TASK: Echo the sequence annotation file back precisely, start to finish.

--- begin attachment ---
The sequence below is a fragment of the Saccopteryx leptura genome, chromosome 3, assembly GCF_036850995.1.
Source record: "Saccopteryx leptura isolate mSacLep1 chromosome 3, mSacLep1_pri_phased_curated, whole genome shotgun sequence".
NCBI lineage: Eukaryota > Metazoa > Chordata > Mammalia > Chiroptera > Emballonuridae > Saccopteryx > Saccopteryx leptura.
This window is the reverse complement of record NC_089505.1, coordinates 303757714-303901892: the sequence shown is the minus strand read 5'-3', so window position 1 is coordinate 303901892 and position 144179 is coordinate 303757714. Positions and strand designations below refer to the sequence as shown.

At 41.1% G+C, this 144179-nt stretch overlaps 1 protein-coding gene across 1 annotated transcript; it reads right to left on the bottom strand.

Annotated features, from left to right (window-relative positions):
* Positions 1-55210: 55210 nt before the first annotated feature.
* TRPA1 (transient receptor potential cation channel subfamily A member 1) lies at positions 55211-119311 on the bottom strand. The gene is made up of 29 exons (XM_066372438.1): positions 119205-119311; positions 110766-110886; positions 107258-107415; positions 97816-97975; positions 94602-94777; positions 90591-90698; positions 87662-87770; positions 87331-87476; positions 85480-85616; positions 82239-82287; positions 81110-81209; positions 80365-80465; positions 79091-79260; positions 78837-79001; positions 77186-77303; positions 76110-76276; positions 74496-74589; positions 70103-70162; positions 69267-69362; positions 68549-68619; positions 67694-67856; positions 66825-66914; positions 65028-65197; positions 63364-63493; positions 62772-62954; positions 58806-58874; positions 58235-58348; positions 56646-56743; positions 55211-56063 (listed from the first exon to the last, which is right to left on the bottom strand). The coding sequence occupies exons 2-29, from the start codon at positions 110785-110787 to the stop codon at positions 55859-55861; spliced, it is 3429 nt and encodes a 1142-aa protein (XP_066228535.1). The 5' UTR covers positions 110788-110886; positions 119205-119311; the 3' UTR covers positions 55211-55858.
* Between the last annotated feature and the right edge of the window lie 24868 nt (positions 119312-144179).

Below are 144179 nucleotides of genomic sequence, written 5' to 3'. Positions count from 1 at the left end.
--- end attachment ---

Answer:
The sequence below is a fragment of the Saccopteryx leptura genome, chromosome 3, assembly GCF_036850995.1.
Source record: "Saccopteryx leptura isolate mSacLep1 chromosome 3, mSacLep1_pri_phased_curated, whole genome shotgun sequence".
NCBI lineage: Eukaryota > Metazoa > Chordata > Mammalia > Chiroptera > Emballonuridae > Saccopteryx > Saccopteryx leptura.
This window is the reverse complement of record NC_089505.1, coordinates 303757714-303901892: the sequence shown is the minus strand read 5'-3', so window position 1 is coordinate 303901892 and position 144179 is coordinate 303757714. Positions and strand designations below refer to the sequence as shown.

At 41.1% G+C, this 144179-nt stretch overlaps 1 protein-coding gene across 1 annotated transcript; it reads right to left on the bottom strand.

Annotated features, from left to right (window-relative positions):
* Positions 1-55210: 55210 nt before the first annotated feature.
* TRPA1 (transient receptor potential cation channel subfamily A member 1) lies at positions 55211-119311 on the bottom strand. The gene is made up of 29 exons (XM_066372438.1): positions 119205-119311; positions 110766-110886; positions 107258-107415; positions 97816-97975; positions 94602-94777; positions 90591-90698; positions 87662-87770; positions 87331-87476; positions 85480-85616; positions 82239-82287; positions 81110-81209; positions 80365-80465; positions 79091-79260; positions 78837-79001; positions 77186-77303; positions 76110-76276; positions 74496-74589; positions 70103-70162; positions 69267-69362; positions 68549-68619; positions 67694-67856; positions 66825-66914; positions 65028-65197; positions 63364-63493; positions 62772-62954; positions 58806-58874; positions 58235-58348; positions 56646-56743; positions 55211-56063 (listed from the first exon to the last, which is right to left on the bottom strand). The coding sequence occupies exons 2-29, from the start codon at positions 110785-110787 to the stop codon at positions 55859-55861; spliced, it is 3429 nt and encodes a 1142-aa protein (XP_066228535.1). The 5' UTR covers positions 110788-110886; positions 119205-119311; the 3' UTR covers positions 55211-55858.
* Between the last annotated feature and the right edge of the window lie 24868 nt (positions 119312-144179).

Below are 144179 nucleotides of genomic sequence, written 5' to 3'. Positions count from 1 at the left end.